McIl­roy makes fly­ing start as Winged Foot shows its soft side

World No 4 has best open­ing to a ma­jor since US PGA win Thomas and Reed set pace on unusu­ally be­nign first day

The Daily Telegraph - Business - - Sport - By James Cor­ri­gan GOLF COR­RE­SPON­DENT

Rory McIl­roy de­manded a quick get­away and so he de­liv­ered. He is used to be­ing fur­ther adrift than the two strokes he lies be­hind Justin Thomas, and his many ad­mir­ers might spot thrilling sig­nif­i­cance in his three-un­der be­gin­ning to the 120th US Open at Winged Foot.

The pre­vi­ous three times the North­ern Ir­ish­man has shot an open­ing 67 or bet­ter in a ma­jor, he has gone on to win. Put sim­ply, McIl­roy has not been bet­ter placed af­ter the first day in six years. And that just hap­pens to go back to the 31-year-old’s last ma­jor ti­tle at the 2014 USPGA Championsh­ip.

Lee West­wood, the re­mark­able vet­eran, matched McIl­roy in the af­ter­noon – as did the South African Louis Oosthuzen – and, nat­u­rally, the English­man’s own fans will be en­thralled by their man once again threat­en­ing to break his duck on the biggest stage.

How­ever, the Stars and Stripes still flutter proudly as they look for their 10th suc­ces­sive ma­jor win on US soil with Thomas lead­ing the way on five un­der. Pa­trick Reed, Matt Wolff and Bel­gian Thomas Peters are a shot back af­ter all shoot­ing 66 on a day when Winged Foot did any­thing but bare its fangs. All those pre­dic­tions of calamity were per­haps pre­ma­ture. As McIl­roy, a peren­nial slow starter in the ma­jors, high­lighted.

Is the “nappy fac­tor” in play? Is McIl­roy get­ting the renowned bounce that so many new golf­ing fa­thers have re­ceived in the weeks af­ter their birth of their first child. Of course, that can­not be quan­ti­fied and per­haps should not be­gin to be an­a­lysed un­til McIl­roy falls into a spot of bother and his psy­che is tested at the in­fa­mous lay­out. In truth, this was largely a stress-free ex­pe­ri­ence for Poppy’s fa­ther.

Granted, the AW Tilling­hast mas­ter­piece was as be­nign as any of the 144-man field could have hoped, with barely a breeze, gen­er­ous pins and re­cep­tive greens. But it was still Winged Foot, it was still a mon­ster, al­beit one in an ex­tremely good mood. Dustin John­son, the world No1, could man­age only 73 and Phil Mick­el­son, who came so close at Winged Foot in 2006, shot 79.

Thomas’s 65 bet­tered the pre­vi­ous low­est first-round US Open at Winged Foot by three strokes and that em­pha­sised that it was a day to make hay rather than get buried in the thick rough. The drama came from golf­ing ex­cel­lence in­stead of agro­nomic malef­i­cence.

Reed, dressed in the colour of his self-ap­pointed stand­ing as Cap­tain Amer­ica, made a hole-in-one on the seventh when hit­ting a “90 per cent” nine iron 166 yards, with one hop and into the cup. Reed was char­ac­ter­is­ti­cally mod­est about a round con­tain­ing ev­ery num­ber from one to six with the 2018 Masters champion im­ply­ing the test was chal­leng­ing only to the in­fe­rior.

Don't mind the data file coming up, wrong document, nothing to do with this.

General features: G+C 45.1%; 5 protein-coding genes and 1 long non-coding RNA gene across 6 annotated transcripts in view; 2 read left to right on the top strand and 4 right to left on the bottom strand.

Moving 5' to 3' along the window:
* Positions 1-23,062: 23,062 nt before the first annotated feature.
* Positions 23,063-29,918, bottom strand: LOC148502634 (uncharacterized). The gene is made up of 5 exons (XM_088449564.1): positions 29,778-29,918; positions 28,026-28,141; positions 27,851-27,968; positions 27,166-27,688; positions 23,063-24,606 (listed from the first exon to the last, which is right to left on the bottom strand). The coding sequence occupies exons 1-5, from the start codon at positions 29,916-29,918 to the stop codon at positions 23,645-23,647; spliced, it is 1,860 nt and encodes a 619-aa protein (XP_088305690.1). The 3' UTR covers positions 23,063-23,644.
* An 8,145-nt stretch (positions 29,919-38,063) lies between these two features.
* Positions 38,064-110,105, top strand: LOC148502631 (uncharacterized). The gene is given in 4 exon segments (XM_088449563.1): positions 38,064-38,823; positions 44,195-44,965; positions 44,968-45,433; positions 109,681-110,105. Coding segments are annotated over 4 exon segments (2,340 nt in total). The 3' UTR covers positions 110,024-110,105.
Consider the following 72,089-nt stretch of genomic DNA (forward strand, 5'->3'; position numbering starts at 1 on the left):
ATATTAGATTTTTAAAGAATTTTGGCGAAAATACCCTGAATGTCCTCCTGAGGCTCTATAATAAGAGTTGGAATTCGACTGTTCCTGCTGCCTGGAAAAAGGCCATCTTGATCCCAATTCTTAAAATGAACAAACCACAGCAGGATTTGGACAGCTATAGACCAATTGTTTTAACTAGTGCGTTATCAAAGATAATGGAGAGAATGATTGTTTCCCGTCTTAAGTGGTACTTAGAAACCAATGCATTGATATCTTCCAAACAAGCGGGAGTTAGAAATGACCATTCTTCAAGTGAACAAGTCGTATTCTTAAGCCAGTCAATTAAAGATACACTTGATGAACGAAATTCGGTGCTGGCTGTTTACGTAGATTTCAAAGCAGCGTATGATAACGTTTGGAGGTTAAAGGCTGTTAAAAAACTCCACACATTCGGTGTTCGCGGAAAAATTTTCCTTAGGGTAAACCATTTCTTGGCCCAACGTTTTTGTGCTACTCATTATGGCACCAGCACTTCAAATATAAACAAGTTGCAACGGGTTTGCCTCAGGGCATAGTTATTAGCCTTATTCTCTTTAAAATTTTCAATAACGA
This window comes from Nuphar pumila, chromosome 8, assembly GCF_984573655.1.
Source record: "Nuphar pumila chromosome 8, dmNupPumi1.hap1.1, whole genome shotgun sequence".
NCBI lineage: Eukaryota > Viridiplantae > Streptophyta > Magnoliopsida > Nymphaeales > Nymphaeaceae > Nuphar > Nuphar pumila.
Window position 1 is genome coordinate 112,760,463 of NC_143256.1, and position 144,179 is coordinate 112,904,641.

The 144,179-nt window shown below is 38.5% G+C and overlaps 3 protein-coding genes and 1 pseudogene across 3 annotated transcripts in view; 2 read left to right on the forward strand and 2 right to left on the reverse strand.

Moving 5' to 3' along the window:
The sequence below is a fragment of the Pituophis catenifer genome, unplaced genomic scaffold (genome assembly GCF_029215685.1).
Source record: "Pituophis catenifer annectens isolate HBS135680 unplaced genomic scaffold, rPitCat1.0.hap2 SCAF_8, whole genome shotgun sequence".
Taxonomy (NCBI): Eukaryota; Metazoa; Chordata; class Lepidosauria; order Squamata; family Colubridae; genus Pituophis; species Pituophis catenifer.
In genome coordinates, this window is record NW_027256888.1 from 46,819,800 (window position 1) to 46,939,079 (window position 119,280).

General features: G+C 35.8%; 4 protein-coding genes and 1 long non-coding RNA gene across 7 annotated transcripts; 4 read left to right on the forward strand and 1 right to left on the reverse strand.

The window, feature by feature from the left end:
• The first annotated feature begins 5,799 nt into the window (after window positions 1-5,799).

“I love hard cour­ses,” he said. “This sep­a­rates the top golfers from the rest of the field. It also sep­a­rates the guys that can use cre­ativ­ity and can han­dle ad­ver­sity.”

Ad­ver­sity? The worst is yet to come. Thomas ex­pects it to get tougher and for the US Golf As­so­ci­a­tion to re­vert to type and en­sure the greens are firm and the pins tucked away. “The greens are very soft – I thought they’d be firmer,” Thomas said. “But I also un­der­stood that they need to err on this side so they can get them how they want this week­end.”

Es­sen­tially The Foot – as the mem­bers call it – was cush­ioned for the first morn­ing and will surely soon be re­in­forced and di­rected at the par­tic­i­pants’ nether re­gions. McIl­roy is also ready, with shots in the bank af­ter cap­i­tal­is­ing on the invit­ing con­di­tions.

He started on the 10th with a 20-footer for birdie and from there his put­ter obliged, al­though there was an an­noy­ing three-putt on the sixth (his 15th) af­ter driv­ing the green on the par-four 329-yarder. His driver was be­hav­ing, as well, and this was no­table as he had been suf­fer­ing of late with only one topten fin­ish in the nine events since the sport re­sumed in June, one of the worst runs of his PGA Tour ca­reer. Still, McIl­roy did not seem too im­pressed.

“I def­i­nitely feel like I could have sneaked an­other two or three out there,” he said. “There was the three-putts and a cou­ple of other good chances I let slip by. But at the same time, 67 here is al­ways go­ing to be a good score.”

Justin Rose was rather more up­beat about his play­ing part­ner’s form. “Rory made it look rel­a­tively easy,” the 2013 US Open said, fol­low­ing his own 73. “But they will crank it up.”

So chaos is still in the forecast, al­though Tiger Woods must be­lieve he has al­ready had his fair share. The 44-year-old parred the first three holes - and then parred only three more in the re­main­ing 15 holes.

Woods picked up five birdies, but also six bo­geys and a dou­ble­bo­gey. The fi­nal blem­ish came on the 18th when he in­ex­pli­ca­bly duffed a pitch. “I did not fin­ish off the round like I needed to,” he said four times in post-match press con­fer­ence. “The course is there to be had,” he added. “But I don’t see any rea­son why it won’t get harder. We have a long way to go. This is a marathon of a tour­na­ment and here’s a lot of dif­fer­ent things that can go on.”

Dif­fer­ent strokes: Justin Thomas and Tiger Woods (right) pon­der their for­tunes, while Rory McIl­roy (be­low) plays on the 11th

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